The last word is given to Raymond: ‘Ich habe es nicht gewollt.’ ‘I didn’t want it to be like this.’ He might have spoken for them both. Indeed, for all those whose story would never be the same again.

Though North Wall was originally published in 1977, it remains a classic of mountaineering literature. What do you think it is about the novel that continues to captivate readers?

It’s difficult for me to answer that. Perhaps it might have to do with whatever it was that led John Sheard to recommend it (in On the Edge) for ‘those with sufficient Alpine experience to imagine what a major route might be like, and sufficient sense not to put it to the test.’ Or perhaps what Harold Drasdo, writing in High, called ‘the grip factor’. Or else for whatever quality impelled Mark Twight to quote passages from it in his Banff prize-winner. 

For me it remains a kind of homage to the Alps, a celebration of the great names (both of climbs and climbers) associated with them, and all they stood for, an unashamed romanticism ‘felt in the blood and felt along the heart’.

Finally, at one point in the story, Daniel recalls his wife asking, ‘Why do you have to climb?’  This is a question which will no doubt yield myriad different answers from climbers as it is so personal. What is it about climbing that first attracted you to the sport, and did your answer to this question change over the years as you developed as a climber and reflected on climbing through your writing?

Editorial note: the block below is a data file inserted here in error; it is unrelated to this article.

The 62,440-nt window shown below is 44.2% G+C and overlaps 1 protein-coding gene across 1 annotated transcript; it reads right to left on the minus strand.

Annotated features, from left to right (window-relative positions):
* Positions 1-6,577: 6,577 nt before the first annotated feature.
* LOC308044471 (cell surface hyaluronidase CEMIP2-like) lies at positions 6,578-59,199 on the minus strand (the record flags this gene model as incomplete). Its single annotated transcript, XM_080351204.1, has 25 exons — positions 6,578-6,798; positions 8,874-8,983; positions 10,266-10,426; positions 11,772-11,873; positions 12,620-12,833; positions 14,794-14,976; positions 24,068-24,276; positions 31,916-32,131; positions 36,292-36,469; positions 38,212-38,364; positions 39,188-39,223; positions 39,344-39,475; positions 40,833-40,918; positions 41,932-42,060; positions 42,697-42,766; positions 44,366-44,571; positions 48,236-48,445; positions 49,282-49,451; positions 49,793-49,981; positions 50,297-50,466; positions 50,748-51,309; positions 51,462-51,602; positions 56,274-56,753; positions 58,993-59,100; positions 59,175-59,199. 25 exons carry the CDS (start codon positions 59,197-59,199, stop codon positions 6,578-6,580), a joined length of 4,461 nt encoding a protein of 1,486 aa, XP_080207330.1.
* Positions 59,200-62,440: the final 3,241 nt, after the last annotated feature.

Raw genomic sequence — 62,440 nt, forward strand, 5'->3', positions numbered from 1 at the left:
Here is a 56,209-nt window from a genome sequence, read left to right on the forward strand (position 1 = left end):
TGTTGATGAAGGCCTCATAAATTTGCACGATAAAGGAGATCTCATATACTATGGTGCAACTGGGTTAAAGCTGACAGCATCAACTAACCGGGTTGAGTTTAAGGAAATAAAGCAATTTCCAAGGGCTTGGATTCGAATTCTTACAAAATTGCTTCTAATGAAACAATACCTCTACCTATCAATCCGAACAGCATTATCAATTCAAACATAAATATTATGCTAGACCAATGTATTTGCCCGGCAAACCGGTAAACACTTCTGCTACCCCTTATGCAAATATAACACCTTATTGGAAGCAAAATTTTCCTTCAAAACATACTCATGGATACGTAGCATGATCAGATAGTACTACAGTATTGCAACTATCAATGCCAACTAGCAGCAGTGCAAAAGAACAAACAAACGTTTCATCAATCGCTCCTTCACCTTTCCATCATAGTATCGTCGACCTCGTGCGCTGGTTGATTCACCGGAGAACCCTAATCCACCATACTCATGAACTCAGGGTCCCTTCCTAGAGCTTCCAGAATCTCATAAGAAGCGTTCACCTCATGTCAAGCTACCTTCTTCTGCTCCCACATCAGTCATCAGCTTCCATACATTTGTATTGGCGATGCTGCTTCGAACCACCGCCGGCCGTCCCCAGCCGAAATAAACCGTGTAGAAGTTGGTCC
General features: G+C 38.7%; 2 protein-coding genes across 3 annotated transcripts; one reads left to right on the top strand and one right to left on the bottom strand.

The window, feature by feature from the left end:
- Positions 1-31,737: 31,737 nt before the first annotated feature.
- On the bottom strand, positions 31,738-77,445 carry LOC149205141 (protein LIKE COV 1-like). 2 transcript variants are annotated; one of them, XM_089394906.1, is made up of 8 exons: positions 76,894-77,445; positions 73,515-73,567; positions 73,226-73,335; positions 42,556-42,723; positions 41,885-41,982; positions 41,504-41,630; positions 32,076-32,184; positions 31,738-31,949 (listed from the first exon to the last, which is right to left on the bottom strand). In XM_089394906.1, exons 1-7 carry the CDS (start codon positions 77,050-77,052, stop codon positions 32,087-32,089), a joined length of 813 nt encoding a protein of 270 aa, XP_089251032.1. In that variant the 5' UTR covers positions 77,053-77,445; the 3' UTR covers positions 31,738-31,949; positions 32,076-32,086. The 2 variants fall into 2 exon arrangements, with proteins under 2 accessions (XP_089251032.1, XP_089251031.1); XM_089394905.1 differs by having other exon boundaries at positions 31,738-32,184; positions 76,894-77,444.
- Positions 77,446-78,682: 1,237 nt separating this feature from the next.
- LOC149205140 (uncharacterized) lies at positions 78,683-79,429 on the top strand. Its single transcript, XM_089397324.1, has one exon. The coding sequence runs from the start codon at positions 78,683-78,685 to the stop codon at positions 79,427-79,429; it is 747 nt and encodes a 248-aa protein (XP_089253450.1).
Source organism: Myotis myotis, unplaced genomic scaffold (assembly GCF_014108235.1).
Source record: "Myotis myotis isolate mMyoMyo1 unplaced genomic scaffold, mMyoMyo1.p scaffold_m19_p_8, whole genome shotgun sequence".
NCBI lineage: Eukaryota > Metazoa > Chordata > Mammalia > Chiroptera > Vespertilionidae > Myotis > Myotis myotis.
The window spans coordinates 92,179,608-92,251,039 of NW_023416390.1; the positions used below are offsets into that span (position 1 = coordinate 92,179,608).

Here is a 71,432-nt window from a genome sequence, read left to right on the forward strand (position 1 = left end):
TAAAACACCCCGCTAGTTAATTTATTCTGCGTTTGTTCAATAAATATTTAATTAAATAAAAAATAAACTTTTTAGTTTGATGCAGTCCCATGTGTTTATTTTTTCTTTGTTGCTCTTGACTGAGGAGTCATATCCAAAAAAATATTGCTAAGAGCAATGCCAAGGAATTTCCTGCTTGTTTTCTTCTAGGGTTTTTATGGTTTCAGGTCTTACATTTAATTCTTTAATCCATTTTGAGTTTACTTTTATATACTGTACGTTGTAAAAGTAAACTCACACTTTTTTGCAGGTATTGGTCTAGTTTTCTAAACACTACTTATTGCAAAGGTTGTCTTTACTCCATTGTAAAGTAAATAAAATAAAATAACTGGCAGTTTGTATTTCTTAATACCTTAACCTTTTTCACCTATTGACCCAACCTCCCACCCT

In a word, excitement. The adrenaline rush. A fix in which everything around me, hills, woods, rock, green fields and stone walls, the gritstone stretching away...

                         ‘ me did seem 

                     Apparelled in celestial light, 

                    The glory and the freshness of a dream.'

For Wordsworth, of course, it didn’t last. ‘The things which I have seen,' he wrote, ‘I now can see no more.’  For me it did last, though sufficiently damaged by the damage I inflicted on others to sink from sight for a number of years until Hazard’s Way took shape in the story of another young man, 'the way he went,’ as Jim Perrin put it, ‘and what he learnt along it’. That it was still as I remembered it. That there is no peace like the deep peace of wild places. That wildness can survive in the place we make within ourselves. And that, for all of us, death waits in the wilderness, whether of the high mountains or the hospital ward. 

So writing and climbing became inextricably linked, the one feeding off the other. And so it has remained.